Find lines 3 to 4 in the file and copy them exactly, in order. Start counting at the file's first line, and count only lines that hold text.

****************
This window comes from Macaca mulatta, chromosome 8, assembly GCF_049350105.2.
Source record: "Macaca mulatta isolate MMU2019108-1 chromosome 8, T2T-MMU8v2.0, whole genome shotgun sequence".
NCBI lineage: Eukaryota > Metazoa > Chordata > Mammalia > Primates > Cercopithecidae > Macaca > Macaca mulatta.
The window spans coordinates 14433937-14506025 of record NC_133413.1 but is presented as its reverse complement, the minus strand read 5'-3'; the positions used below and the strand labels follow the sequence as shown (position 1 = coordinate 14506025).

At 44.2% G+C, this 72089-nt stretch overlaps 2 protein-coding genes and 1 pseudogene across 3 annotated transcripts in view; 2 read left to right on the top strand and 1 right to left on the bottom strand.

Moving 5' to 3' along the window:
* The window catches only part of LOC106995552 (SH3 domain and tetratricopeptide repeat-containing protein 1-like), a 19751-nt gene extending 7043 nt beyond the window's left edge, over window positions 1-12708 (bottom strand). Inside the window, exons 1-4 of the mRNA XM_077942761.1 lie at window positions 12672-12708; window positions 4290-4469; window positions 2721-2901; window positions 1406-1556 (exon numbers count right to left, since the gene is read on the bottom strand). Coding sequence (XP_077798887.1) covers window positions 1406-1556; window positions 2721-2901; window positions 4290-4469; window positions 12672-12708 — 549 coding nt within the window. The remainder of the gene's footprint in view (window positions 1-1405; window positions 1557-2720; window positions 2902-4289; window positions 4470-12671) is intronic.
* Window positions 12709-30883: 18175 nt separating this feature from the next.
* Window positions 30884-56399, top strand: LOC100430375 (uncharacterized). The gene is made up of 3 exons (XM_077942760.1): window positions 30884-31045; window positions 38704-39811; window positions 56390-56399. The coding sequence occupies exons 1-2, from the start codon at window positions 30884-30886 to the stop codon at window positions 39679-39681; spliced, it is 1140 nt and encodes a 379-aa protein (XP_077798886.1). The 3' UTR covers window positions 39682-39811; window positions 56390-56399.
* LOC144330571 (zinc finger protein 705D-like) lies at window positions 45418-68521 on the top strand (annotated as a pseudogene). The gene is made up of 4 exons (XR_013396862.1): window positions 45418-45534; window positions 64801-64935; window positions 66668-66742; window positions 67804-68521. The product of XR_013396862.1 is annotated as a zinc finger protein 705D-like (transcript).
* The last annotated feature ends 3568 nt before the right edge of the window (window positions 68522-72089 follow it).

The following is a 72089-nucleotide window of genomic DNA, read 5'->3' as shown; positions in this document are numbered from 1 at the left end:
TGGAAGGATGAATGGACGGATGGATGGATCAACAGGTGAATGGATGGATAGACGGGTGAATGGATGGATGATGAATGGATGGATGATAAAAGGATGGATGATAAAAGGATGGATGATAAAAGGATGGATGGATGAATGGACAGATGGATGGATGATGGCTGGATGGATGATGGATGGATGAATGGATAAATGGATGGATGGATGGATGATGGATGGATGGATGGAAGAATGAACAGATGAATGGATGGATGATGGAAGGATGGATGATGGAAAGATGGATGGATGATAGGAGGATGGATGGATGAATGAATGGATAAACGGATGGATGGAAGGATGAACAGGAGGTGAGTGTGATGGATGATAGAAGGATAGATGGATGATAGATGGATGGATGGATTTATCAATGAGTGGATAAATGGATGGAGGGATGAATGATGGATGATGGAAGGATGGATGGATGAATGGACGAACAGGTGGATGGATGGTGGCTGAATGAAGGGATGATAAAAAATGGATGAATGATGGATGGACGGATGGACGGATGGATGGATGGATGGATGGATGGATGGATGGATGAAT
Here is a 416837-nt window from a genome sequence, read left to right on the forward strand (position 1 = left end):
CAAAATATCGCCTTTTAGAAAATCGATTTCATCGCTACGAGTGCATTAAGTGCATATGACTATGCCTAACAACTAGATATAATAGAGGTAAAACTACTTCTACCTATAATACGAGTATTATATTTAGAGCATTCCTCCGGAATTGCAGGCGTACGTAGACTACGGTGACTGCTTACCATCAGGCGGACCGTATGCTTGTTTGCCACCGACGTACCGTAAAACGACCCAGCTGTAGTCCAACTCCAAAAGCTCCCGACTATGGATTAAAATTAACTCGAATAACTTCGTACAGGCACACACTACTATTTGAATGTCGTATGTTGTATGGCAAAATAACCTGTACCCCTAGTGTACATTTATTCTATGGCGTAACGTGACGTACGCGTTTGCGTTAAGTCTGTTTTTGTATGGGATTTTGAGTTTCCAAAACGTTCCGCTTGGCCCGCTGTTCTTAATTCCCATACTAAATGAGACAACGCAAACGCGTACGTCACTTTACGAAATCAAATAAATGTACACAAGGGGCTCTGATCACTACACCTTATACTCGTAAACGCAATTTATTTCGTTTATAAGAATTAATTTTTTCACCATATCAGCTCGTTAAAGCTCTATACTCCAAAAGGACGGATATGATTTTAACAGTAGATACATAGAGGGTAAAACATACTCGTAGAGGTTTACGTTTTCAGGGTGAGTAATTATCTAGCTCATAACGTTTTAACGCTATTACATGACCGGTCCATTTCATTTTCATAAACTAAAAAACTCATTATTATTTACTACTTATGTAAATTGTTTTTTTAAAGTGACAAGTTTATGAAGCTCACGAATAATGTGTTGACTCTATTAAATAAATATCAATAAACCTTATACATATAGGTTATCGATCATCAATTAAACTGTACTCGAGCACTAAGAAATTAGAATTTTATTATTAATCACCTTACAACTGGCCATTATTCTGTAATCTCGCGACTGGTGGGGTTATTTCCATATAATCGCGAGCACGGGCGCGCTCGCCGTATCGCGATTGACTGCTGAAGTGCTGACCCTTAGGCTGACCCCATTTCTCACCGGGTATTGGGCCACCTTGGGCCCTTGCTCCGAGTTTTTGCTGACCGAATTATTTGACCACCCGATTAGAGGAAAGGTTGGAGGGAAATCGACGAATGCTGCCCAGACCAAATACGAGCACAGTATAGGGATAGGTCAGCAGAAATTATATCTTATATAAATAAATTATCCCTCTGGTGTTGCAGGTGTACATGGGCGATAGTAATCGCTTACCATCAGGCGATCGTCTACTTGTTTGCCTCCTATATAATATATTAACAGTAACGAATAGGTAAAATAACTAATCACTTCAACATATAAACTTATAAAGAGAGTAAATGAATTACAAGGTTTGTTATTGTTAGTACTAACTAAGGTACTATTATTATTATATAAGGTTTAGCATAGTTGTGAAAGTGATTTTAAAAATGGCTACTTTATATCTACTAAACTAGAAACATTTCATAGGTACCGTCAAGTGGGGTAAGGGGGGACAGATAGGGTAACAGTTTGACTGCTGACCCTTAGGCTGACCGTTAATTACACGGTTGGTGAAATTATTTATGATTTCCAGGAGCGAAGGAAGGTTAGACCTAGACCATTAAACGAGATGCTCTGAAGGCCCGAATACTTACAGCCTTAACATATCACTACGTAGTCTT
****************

NCBI lineage: Eukaryota > Metazoa > Chordata > Mammalia > Primates > Cercopithecidae > Macaca > Macaca mulatta.
The window spans coordinates 14433937-14506025 of record NC_133413.1 but is presented as its reverse complement, the minus strand read 5'-3'; the positions used below and the strand labels follow the sequence as shown (position 1 = coordinate 14506025).